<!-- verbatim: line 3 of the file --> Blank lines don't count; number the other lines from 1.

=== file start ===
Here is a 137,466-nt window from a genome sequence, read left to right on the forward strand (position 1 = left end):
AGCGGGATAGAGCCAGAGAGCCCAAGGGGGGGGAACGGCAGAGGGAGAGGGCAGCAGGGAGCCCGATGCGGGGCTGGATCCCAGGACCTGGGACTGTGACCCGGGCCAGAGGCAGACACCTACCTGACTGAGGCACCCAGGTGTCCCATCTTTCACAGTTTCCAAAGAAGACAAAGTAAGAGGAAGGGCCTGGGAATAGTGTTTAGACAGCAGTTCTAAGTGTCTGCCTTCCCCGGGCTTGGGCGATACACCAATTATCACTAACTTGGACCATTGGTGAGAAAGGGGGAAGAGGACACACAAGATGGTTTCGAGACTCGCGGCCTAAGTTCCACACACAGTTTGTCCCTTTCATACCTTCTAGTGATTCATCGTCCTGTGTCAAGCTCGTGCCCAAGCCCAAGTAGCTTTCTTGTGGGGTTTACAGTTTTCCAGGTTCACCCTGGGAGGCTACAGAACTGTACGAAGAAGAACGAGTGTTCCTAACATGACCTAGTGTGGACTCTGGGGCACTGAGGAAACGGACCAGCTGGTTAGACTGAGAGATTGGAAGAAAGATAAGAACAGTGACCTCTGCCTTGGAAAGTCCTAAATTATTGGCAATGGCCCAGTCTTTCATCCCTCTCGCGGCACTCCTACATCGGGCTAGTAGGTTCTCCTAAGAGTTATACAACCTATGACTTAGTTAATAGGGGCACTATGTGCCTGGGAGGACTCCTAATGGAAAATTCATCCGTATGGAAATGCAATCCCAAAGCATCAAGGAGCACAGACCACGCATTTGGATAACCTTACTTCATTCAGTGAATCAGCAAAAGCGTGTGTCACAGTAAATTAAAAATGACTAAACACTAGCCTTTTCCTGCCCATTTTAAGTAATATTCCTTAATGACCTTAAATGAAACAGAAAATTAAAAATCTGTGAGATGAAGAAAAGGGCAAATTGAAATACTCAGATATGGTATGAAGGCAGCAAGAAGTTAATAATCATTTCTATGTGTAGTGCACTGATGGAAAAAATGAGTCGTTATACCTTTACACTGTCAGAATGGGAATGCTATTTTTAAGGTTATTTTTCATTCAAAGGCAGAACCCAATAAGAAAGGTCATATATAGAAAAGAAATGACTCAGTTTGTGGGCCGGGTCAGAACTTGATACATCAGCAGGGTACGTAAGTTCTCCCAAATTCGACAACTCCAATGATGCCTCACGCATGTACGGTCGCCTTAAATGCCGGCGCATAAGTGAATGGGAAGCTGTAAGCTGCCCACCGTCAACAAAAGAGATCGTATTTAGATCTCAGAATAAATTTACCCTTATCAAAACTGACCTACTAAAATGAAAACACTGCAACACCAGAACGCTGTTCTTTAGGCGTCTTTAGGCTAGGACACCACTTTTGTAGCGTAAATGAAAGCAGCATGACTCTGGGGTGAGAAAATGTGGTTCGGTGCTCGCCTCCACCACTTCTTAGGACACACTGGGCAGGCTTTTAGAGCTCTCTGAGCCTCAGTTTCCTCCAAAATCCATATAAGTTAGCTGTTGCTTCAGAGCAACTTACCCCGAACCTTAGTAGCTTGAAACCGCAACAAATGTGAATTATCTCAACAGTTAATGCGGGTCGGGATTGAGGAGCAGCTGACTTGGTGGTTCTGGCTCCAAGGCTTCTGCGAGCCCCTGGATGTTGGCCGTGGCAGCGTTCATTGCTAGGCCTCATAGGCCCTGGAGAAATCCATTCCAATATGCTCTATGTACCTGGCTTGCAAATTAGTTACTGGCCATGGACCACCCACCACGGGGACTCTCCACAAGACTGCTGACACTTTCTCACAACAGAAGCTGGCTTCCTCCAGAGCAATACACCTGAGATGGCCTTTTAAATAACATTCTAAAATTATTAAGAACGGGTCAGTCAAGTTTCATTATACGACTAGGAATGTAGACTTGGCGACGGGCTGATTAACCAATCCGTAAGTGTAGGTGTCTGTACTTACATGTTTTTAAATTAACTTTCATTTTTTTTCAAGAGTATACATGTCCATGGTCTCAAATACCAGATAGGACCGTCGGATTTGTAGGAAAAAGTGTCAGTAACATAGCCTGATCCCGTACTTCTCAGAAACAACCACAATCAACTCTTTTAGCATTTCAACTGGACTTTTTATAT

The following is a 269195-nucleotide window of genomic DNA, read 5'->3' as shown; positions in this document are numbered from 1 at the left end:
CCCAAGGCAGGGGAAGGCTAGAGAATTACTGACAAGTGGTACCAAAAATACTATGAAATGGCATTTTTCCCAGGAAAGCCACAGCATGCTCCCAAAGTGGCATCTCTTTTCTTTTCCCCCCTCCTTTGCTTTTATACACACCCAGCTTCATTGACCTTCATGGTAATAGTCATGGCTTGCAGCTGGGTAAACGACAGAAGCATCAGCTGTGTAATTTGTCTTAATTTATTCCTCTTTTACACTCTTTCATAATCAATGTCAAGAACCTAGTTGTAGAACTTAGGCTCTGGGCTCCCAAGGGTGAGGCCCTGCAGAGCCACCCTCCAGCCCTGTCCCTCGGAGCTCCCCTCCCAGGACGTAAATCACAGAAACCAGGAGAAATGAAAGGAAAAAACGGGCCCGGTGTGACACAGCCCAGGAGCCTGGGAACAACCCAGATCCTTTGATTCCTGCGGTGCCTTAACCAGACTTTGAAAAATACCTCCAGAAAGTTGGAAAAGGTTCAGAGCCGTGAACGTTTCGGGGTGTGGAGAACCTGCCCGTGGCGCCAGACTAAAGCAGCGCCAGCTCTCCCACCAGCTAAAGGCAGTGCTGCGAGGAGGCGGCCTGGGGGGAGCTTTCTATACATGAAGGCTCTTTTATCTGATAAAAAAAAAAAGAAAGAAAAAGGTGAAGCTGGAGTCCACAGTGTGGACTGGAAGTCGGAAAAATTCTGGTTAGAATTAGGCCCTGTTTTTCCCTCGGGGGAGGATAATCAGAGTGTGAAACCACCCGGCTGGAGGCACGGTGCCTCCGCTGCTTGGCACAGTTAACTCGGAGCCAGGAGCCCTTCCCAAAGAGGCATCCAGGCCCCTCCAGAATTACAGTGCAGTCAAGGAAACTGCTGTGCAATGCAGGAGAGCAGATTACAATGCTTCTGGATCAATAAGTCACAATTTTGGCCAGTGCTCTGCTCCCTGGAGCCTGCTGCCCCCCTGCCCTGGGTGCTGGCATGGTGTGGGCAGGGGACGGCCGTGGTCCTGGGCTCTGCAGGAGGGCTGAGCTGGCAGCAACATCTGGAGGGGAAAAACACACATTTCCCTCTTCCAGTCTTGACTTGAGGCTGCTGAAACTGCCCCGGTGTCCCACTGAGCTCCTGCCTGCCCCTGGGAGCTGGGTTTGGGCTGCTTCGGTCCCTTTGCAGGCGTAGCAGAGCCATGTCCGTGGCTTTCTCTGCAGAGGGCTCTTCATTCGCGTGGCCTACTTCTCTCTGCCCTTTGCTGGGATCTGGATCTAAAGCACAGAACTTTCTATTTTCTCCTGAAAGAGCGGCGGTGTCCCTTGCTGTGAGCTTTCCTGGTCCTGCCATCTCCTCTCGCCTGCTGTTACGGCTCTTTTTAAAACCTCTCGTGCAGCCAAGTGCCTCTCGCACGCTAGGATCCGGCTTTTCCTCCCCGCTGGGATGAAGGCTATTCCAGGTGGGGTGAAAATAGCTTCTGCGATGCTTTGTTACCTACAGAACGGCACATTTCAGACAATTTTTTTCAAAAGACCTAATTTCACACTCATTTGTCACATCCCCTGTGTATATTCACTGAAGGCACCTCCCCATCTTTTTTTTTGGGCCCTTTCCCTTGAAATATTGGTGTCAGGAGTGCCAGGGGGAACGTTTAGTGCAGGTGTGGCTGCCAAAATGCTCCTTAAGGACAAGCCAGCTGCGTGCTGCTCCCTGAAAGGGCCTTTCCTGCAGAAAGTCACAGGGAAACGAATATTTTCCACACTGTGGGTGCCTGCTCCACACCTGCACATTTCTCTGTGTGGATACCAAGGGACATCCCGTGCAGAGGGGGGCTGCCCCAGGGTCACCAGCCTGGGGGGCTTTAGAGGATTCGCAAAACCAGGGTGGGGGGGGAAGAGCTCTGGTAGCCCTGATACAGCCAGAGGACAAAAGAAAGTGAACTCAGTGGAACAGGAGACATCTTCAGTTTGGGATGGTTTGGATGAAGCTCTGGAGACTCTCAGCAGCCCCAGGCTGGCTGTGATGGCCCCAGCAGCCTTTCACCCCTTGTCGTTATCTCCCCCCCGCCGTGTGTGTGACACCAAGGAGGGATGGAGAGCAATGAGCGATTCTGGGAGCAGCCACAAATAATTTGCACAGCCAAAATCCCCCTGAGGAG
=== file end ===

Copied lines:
The following is a 269195-nucleotide window of genomic DNA, read 5'->3' as shown; positions in this document are numbered from 1 at the left end: